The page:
Durer was prolific during his career, and he dabbled in many forms of artistry and was on par – if less well known – with the Italian Renaissance greats. Durer’s home was turned into a museum dedicated to his life and work in 1871 (on the anniversary of his birth), and it’s a fascinating place for art lovers to explore. You’ll find artwork and paintings, as well as Renaissance-era furnishings and decor that show what it was like to live and work in Nuremberg in the 1500s.
The house itself is one of the best-preserved medieval homes in the Altstadt. The distinctive timbered facade is brightly painted, and the original building dates back to 1420, although much of it had to be restored following World War II.
9. Admire modern art at the Neues Museum
Are you an art lover? Then you’re going to love the modern art on display at the Neues Museum. This museum is one of the coolest things to do in Nuremberg, and you’ll find the sleek contemporary design and glass facade of the building stands in stark contrast to the surrounding Old Town architecture.
Head inside the Neues Museum, and you’ll find a unique selection of exhibitions showcasing the works of both local and international artists in the modern era. Exhibitions blur the lines between art and design.
Plus, there’s incredible photography and light work, and there’s a wonderfully refreshing (and modern) selection of work that makes a progressive change from the medieval art you’ll have seen throughout the Altstadt.
There’s an ever-changing cycle of temporary exhibitions at the Neues Museum, so check the calendar to see what’s planned during your Nuremberg sightseeing trip. Most intriguing of all, you’ll be surprised to learn that the rooftop of the Neues Museum is home to a large colony of bees. The endangered bees are not only being saved, but the city’s beekeepers harvest the honey, which you can then purchase in the gift shop!
10. Eat, drink, & shop at Handwerkerhof Nuremberg
If you’re in the market for quirky souvenirs to take home, then you’ll find all you need at Handwerkerhof, where you can eat, drink, and shop in a medieval-themed marketplace!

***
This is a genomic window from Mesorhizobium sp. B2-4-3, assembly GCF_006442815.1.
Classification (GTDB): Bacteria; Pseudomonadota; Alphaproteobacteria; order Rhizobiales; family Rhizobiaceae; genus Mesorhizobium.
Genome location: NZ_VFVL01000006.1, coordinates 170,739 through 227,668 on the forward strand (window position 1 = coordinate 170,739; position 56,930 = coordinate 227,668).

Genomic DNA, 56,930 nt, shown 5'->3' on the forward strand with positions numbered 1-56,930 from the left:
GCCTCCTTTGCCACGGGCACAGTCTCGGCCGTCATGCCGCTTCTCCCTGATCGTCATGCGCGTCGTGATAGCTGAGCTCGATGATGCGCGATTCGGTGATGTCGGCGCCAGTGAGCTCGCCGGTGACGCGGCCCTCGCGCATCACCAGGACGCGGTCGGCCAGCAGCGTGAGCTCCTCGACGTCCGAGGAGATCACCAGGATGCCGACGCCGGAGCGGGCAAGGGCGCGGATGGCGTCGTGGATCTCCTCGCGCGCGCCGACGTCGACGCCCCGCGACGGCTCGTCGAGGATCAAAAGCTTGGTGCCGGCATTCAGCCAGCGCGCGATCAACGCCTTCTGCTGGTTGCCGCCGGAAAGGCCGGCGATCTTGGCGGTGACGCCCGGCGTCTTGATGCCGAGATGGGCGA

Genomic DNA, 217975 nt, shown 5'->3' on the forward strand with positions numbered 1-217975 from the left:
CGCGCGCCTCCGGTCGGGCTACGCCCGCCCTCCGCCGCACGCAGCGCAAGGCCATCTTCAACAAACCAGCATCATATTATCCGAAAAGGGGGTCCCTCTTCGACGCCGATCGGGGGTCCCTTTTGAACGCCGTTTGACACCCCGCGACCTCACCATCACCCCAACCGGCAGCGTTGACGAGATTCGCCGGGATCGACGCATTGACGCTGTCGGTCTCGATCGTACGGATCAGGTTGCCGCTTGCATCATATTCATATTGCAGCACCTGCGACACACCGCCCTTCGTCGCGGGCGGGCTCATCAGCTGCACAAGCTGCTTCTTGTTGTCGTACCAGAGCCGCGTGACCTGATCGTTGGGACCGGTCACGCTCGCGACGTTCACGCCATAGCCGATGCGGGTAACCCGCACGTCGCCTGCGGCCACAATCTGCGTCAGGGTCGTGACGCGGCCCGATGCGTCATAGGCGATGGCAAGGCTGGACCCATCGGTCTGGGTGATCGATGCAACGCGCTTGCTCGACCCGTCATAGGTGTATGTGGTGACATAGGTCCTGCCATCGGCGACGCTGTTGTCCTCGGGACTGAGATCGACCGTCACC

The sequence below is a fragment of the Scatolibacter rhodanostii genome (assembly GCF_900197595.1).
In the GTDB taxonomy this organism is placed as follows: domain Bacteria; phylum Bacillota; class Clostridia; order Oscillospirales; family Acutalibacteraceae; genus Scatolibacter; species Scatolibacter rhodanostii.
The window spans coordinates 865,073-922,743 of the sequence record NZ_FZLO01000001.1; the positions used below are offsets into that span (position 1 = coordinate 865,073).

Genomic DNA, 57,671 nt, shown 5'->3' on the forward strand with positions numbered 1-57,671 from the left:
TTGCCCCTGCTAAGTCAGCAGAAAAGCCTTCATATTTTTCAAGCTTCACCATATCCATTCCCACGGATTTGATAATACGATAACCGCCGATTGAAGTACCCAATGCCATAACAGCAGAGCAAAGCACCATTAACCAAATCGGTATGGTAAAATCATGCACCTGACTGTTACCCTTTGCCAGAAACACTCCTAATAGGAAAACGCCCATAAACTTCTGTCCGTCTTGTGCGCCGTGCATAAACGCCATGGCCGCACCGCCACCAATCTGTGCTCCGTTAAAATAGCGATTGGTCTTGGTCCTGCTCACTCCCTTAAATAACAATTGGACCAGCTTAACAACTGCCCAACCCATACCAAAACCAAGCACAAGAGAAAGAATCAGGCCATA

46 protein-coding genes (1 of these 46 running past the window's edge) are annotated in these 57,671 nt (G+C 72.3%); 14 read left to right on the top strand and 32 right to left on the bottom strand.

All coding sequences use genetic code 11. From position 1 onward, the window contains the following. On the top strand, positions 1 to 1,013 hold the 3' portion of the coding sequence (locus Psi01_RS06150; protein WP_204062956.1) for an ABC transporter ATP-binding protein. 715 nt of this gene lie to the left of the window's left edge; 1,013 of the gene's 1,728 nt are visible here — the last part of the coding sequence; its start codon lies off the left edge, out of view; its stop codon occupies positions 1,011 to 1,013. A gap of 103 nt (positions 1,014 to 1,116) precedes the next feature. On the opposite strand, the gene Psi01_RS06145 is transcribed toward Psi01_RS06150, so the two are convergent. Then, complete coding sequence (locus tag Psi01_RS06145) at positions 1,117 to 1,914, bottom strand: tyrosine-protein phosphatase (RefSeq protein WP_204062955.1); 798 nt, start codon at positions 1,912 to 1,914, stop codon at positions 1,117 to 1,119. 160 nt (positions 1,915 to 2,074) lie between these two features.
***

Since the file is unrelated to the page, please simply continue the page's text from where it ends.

Handwerkerhof is located on the southern side of the Altstadt, within a historic section of the city walls that was once the royal armory. Step through the medieval gateway, and you’ll find yourself transported back in time. Yes, it’s quite touristy, but we love it anyway.
Handwerkerhof is home to a wonderful selection of craft stalls and shops, and you’ll find lots of opportunities to purchase handmade goods as you browse through the market. There are also lots of opportunities to sample and buy local delicacies, including Nuremberg’s famous sausages.
11. Go underground (and drink beer) in the Rock-Cut Cellars
One of the coolest things to do in Nuremberg is an underground tour of the city’s Rock-Cut Cellars. For hundreds of years, tunnels, cellars, and storehouses were carved below the city, and you can now take a tour to learn more about this subterranean world!
While many of the underground vaults were simply used as prisons, many more were used to store beer or even as beer brew houses. During World War II, many of these Rock-Cut Cellars were used as air-raid shelters, while today, some are also still in use for storage and now tourism.
One local brewer offers tours below ground of the extensive network of cellars – which measure some 20,000 square meters in total – and ends the experience with beer drinking at their Nuremberg tavern!
12. Try the famous Nuremberg sausages
At this point in your trip, we expect you’re starting to get hungry. Luckily, Nuremberg has plenty of tasty dishes for you to try! The city is highly regarded for its local Franconian cuisine, which to an outsider seems very heavy on meat and sauerkraut.